Lock nuts are designed to prevent nuts from working loose. A loose nut can be caused by vibration and is common when it comes to lawnmowers, washing machines, garbage disposals and other equipment that constantly moves, shifts or even vibrates. It can also occur if a nut is not tightened enough or if it is subjected to extremes in temperature. Lock nuts are readily available at hardware stores or home improvement stores. There is also a wide array online for different needs and uses.
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The most common form of a nut has a nylon inset built into one side of the threaded end. When the nut is tightened, the thread on the bolt stretches the nylon, causing the nut to grip the bolt which stops it from loosening itself.
Removing Problem Nuts
Purchase a supply of the most common-sized lock nuts and matching plain washers that you will use to replace any problem nuts that have become loose over time no matter how often you try to tighten them. Remove any of the problem nuts that are prone to loosening with the correct-sized wrench. Discard them once they're off the device you were using since damaged nuts should not be used on other appliances.
Placing the New Nuts
Place the correct-size plain washer over the threaded end of the bolt or stud. Thread the replacement lock nut onto the bolt or stud by hand until you feel the resistance caused by the nylon insert. Tighten the lock nut firmly, turning clockwise, with the same wrench you used to remove the original nut. If the head of the bolt is accessible, use a second identical wrench to hold it in place while tightening the lock nut. If the head of the bolt isn't too small or unaccessible, you can just hold it with your fingers.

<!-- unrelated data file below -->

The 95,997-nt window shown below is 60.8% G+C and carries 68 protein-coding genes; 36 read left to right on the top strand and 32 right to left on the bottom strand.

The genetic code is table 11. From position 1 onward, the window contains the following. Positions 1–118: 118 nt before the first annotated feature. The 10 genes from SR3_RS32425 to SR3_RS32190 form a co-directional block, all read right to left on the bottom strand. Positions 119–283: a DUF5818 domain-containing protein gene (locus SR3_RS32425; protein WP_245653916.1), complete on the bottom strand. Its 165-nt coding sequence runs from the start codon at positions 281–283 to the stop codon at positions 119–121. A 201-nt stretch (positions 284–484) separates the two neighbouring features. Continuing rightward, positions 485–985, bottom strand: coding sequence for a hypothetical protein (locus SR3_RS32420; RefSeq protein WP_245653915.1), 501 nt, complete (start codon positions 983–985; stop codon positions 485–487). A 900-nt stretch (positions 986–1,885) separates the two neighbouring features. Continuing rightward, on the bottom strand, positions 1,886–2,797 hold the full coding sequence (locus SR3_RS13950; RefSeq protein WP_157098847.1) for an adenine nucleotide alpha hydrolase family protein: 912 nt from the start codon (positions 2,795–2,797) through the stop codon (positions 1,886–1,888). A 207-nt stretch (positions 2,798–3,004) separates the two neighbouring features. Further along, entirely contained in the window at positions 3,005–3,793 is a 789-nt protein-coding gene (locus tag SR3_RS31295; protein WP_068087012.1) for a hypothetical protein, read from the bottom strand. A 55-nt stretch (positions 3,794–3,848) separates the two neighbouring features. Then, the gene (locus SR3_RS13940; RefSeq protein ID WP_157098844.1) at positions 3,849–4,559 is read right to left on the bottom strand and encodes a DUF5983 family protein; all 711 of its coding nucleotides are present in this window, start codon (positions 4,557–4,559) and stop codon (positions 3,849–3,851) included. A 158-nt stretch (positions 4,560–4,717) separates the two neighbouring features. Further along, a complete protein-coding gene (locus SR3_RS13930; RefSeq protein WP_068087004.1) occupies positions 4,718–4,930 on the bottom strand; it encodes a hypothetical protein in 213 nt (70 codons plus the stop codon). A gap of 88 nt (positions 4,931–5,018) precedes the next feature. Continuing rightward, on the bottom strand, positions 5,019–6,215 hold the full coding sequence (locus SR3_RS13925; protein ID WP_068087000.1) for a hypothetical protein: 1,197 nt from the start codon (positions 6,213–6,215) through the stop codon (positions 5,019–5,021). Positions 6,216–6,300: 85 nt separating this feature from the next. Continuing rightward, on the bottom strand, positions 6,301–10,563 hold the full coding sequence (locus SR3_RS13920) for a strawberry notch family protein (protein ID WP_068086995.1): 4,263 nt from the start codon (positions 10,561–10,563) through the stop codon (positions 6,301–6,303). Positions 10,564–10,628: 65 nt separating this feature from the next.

When fitting the new lock nut onto the bolt, be careful not to crossthread it. If you encounter resistance immediately, undo the nut and turn it counterclockwise until you feel the thread click into place; turn clockwise and you should be able to thread the nut by hand until you hit the nylon insert. You can remove and replace the same lock nut dozens of times without damaging it or affecting it's efficiency as a lock if it the nylon is still threaded correctly inside of the nut.
Do not force a cross-threaded lock nut with a wrench. Doing so will damage both the lock nut and the bolt or stud.
After graduating from the University of the Witwatersrand and qualifying as an aircraft engineer, Ian Kelly joined a Kitchen remodeling company and qualified as a Certified Kitchen Designer (CKD). Kelly then established an organization specializing in home improvement, including repair and maintenance of household appliances, garden equipment and lawn mowers.